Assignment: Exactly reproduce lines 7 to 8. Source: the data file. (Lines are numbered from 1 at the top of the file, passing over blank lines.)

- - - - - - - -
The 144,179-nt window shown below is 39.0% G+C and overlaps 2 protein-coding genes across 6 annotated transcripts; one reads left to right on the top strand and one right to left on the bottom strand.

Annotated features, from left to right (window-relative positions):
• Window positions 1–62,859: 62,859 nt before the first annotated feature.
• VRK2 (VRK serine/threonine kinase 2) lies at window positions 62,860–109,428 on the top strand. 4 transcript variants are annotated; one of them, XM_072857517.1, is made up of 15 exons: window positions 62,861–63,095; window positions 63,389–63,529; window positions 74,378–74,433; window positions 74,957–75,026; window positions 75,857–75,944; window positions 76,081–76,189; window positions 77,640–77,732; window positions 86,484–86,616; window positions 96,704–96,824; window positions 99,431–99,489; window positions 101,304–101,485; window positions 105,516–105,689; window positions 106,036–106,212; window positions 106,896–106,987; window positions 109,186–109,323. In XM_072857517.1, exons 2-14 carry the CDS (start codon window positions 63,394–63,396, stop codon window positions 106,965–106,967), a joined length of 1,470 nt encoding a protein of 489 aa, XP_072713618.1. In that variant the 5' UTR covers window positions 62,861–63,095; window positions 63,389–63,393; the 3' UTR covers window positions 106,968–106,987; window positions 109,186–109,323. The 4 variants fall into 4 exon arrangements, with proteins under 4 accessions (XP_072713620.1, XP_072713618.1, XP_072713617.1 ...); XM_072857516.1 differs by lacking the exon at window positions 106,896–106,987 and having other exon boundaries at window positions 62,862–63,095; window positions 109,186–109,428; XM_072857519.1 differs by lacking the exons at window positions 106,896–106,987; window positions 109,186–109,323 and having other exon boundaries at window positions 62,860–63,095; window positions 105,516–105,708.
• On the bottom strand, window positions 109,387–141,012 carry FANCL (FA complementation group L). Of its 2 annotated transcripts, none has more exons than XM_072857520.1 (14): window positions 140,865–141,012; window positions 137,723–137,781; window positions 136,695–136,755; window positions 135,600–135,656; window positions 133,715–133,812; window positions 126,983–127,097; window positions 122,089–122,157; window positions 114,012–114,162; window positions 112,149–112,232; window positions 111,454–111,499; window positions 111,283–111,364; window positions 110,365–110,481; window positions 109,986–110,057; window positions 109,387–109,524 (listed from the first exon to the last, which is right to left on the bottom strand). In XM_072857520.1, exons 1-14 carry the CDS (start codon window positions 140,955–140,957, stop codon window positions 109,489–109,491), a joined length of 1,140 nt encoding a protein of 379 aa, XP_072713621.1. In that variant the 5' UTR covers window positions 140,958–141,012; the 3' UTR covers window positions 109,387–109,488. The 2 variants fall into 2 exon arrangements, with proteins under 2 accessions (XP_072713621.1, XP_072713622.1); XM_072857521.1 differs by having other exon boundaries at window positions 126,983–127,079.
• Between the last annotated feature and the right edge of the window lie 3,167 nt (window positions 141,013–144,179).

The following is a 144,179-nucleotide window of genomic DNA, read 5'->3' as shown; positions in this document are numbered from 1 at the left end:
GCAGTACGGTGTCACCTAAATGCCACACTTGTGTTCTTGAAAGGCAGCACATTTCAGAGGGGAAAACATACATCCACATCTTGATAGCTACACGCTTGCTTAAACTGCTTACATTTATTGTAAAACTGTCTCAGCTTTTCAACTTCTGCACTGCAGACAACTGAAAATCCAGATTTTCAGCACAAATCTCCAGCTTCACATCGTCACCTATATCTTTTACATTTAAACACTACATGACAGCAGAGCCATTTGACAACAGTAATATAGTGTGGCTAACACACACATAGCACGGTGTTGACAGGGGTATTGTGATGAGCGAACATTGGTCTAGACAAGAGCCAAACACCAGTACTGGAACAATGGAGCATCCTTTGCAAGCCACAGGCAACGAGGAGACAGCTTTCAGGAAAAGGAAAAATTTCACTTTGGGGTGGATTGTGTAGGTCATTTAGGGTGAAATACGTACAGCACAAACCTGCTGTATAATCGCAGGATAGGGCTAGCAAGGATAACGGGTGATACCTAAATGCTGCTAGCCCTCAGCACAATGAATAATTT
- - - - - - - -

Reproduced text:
The following is a 144,179-nucleotide window of genomic DNA, read 5'->3' as shown; positions in this document are numbered from 1 at the left end:
GCAGTACGGTGTCACCTAAATGCCACACTTGTGTTCTTGAAAGGCAGCACATTTCAGAGGGGAAAACATACATCCACATCTTGATAGCTACACGCTTGCTTAAACTGCTTACATTTATTGTAAAACTGTCTCAGCTTTTCAACTTCTGCACTGCAGACAACTGAAAATCCAGATTTTCAGCACAAATCTCCAGCTTCACATCGTCACCTATATCTTTTACATTTAAACACTACATGACAGCAGAGCCATTTGACAACAGTAATATAGTGTGGCTAACACACACATAGCACGGTGTTGACAGGGGTATTGTGATGAGCGAACATTGGTCTAGACAAGAGCCAAACACCAGTACTGGAACAATGGAGCATCCTTTGCAAGCCACAGGCAACGAGGAGACAGCTTTCAGGAAAAGGAAAAATTTCACTTTGGGGTGGATTGTGTAGGTCATTTAGGGTGAAATACGTACAGCACAAACCTGCTGTATAATCGCAGGATAGGGCTAGCAAGGATAACGGGTGATACCTAAATGCTGCTAGCCCTCAGCACAATGAATAATTT